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Tax abatement debate lives on at City Hall

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There are changes coming on the Lawrence economic development scene when it comes to tax abatements.

But no, the change is not that we all soon will agree on how to use the controversial economic development incentive.

City commissioners at their meeting on Tuesday approved a new “overarching policy” on how to use tax abatements and other incentives.

Among the changes in the policy:

• Companies must now meet some minimum thresholds in terms of job creation and project size before they can be considered for a tax abatement. A company moving to the city must provide at least 30 new jobs (which would pay a living wage) and have a project that has a value of at least $7 million. Existing Lawrence companies that want to expand must invest at least $5 million and create 20 new employees (also paid a living wage) before they could be considered for a tax abatement.

• The new policy puts more specifics on when the size of an abatement can be increased. The policy says the “baseline” abatement would be 50 percent for 10 years. Companies can start adding on to that baseline if they meet several criteria. Those include: an additional 10 percent for being a local company; 5 percent for a project greater than $10 million; 5 percent to 10 percent if the project meets certain environmental design standards; 5 percent if the project is having to deal with unique site constraints, such as steep slopes; 5 percent if the project is designed to be a “catalyst for the community;” and 5 percent for locating in an existing business park or targeted area.

• A new cost-benefit model will be used to measure the desirability of offering a tax abatement to a company. The new model will be run by city staff. The old model was run by researchers at Kansas University. Interestingly, city commissioners approved the new model without reviewing any sample scenarios of how it would measure several different types of projects. Roger Zalneraitis, the city’s economic development coordinator/planner, said he’s working to develop such scenarios. Zalneraitis said his preliminary analysis of the new model is that it is slightly more restrictive, meaning it produces lower scores for companies seeking to win a tax abatement. But Zalneraitis said he thought the new model was still in the “same ballpark” as the previous model.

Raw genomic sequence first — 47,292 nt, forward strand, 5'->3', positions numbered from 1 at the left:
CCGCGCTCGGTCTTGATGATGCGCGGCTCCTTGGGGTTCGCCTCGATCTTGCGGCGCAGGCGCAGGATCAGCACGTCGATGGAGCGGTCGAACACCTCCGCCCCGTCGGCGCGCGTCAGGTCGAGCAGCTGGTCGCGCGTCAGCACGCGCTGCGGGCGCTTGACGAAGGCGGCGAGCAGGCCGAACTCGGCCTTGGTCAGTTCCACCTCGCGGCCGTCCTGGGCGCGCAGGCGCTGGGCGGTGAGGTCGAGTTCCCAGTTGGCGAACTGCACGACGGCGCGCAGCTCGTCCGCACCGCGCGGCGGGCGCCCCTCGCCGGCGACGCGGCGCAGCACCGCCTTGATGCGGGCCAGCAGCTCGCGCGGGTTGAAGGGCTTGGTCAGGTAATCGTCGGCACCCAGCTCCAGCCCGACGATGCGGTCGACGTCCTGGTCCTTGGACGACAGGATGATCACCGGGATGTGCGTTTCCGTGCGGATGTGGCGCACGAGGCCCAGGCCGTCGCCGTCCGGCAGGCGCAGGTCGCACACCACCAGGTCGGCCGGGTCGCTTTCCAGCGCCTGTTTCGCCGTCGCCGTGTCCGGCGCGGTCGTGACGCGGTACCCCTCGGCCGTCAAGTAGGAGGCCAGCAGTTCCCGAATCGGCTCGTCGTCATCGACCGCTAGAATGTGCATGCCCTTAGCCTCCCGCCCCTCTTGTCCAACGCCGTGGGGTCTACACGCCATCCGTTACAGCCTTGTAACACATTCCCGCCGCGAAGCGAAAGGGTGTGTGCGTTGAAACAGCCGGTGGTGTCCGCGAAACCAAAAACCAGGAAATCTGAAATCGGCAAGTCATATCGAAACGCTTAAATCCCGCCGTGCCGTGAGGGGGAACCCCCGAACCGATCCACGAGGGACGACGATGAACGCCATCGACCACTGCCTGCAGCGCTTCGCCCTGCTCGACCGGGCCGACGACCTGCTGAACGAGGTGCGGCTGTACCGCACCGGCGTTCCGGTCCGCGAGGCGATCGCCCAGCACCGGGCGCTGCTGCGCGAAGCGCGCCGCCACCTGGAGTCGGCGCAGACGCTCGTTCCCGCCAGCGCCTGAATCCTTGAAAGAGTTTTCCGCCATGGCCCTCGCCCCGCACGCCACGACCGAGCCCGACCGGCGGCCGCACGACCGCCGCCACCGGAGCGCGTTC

Many of the questions at Tuesday’s meeting, however, weren’t about the technical details of the new policy. Instead, they were more philosophical in nature.

Longtime tax abatement opponent Kirk McClure, a professor of urban planning at KU, told commissioners that the policy showed how the city was behind the times in economic development.

He said smart communities are recognizing that companies really don’t need tax abatements to be lured to a community. He said other factors in the business process play a much larger role in where a company locates.

“The assertion that they need the tax abatement to go forward is fabricated,” McClure said.

Two candidates for the City Commission — Dennis Constance and Gwen Klingenberg — made a point to stand up at the meeting and say they essentially agree with McClure on the issue of tax abatements.

Economic development leaders, though, do not. Beth Johnson, vice president of economic development for the chamber, said she wishes communities didn’t use tax abatements. She also said factors other than tax abatements play major roles in where a business will locate. But she said Lawrence often is competing against other area communities with similar attributes. If a neighboring community offers a tax abatement and Lawrence does not, it will give the other community a clear competitive advantage.

“To say we’re not going to offer tax abatements would put us at a great disadvantage,” Johnson said.

City commissioners ultimately approved the new policy, but it was clear disagreement still remains on the commission.

“I’m worn out by all this talk of not being judicious in the use of tax abatements,” said City Commissioner Sue Hack. “We haven’t had a tax abatement in two years. It is not like we’re handing them out at Ninth and Massachusetts Street.”

That comment drew a response from Commissioner Boog Highberger.

“I’m not sure the fact nobody has asked for a tax abatement in the last two years is evidence that we’ve been judicious,” Highberger said. “We just haven’t had the opportunity to be judicious or injudicious.”

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